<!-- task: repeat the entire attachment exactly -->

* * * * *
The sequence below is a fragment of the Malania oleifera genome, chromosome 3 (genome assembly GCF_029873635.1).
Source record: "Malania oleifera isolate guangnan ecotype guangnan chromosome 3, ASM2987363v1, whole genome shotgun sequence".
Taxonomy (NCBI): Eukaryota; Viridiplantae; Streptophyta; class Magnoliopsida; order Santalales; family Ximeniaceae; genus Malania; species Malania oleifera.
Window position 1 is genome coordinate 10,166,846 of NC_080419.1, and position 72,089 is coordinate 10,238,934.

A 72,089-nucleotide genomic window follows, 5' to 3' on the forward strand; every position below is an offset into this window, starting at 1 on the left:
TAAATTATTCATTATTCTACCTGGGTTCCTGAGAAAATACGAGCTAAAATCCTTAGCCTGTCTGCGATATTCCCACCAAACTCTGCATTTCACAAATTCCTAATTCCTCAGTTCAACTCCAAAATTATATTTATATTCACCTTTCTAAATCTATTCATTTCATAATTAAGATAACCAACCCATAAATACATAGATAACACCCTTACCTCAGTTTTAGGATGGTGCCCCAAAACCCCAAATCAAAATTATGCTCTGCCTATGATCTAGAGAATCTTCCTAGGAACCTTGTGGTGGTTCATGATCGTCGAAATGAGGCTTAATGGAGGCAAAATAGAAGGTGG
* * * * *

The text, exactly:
The sequence below is a fragment of the Malania oleifera genome, chromosome 3 (genome assembly GCF_029873635.1).
Source record: "Malania oleifera isolate guangnan ecotype guangnan chromosome 3, ASM2987363v1, whole genome shotgun sequence".
Taxonomy (NCBI): Eukaryota; Viridiplantae; Streptophyta; class Magnoliopsida; order Santalales; family Ximeniaceae; genus Malania; species Malania oleifera.
Window position 1 is genome coordinate 10,166,846 of NC_080419.1, and position 72,089 is coordinate 10,238,934.

A 72,089-nucleotide genomic window follows, 5' to 3' on the forward strand; every position below is an offset into this window, starting at 1 on the left:
TAAATTATTCATTATTCTACCTGGGTTCCTGAGAAAATACGAGCTAAAATCCTTAGCCTGTCTGCGATATTCCCACCAAACTCTGCATTTCACAAATTCCTAATTCCTCAGTTCAACTCCAAAATTATATTTATATTCACCTTTCTAAATCTATTCATTTCATAATTAAGATAACCAACCCATAAATACATAGATAACACCCTTACCTCAGTTTTAGGATGGTGCCCCAAAACCCCAAATCAAAATTATGCTCTGCCTATGATCTAGAGAATCTTCCTAGGAACCTTGTGGTGGTTCATGATCGTCGAAATGAGGCTTAATGGAGGCAAAATAGAAGGTGG